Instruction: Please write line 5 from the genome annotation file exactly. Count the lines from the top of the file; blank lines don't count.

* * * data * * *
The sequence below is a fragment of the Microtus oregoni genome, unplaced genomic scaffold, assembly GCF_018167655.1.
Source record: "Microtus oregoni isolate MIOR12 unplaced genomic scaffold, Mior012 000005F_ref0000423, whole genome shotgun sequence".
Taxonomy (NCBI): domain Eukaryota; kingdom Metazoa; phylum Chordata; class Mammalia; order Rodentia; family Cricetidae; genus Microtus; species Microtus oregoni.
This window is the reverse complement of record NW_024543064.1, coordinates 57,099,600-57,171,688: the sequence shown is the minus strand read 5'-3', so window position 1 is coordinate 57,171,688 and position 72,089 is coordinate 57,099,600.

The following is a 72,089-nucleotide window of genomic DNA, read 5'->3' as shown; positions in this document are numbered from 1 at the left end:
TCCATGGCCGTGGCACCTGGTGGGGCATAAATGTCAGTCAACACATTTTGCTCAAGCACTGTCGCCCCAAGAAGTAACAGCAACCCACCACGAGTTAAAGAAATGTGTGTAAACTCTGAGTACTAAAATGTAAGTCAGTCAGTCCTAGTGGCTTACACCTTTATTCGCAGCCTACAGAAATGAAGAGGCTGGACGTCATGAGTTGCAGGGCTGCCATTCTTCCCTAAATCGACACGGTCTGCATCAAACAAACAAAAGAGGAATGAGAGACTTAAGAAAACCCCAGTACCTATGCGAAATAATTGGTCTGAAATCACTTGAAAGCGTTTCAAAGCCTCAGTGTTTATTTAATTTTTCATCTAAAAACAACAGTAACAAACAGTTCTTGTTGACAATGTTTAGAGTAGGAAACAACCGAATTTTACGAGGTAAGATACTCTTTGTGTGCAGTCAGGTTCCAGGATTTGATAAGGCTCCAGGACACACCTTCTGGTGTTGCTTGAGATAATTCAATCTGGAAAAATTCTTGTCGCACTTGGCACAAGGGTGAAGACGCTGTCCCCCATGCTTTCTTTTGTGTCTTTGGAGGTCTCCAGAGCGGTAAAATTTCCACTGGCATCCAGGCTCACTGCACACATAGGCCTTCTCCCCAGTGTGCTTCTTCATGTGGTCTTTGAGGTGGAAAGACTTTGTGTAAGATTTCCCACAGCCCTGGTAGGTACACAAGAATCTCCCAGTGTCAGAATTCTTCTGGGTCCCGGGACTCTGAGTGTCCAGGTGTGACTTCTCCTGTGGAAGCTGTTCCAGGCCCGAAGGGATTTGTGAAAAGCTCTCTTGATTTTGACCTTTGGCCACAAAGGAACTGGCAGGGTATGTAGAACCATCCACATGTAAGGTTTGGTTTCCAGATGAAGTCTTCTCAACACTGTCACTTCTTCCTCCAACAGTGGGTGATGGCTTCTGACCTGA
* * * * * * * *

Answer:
The following is a 72,089-nucleotide window of genomic DNA, read 5'->3' as shown; positions in this document are numbered from 1 at the left end: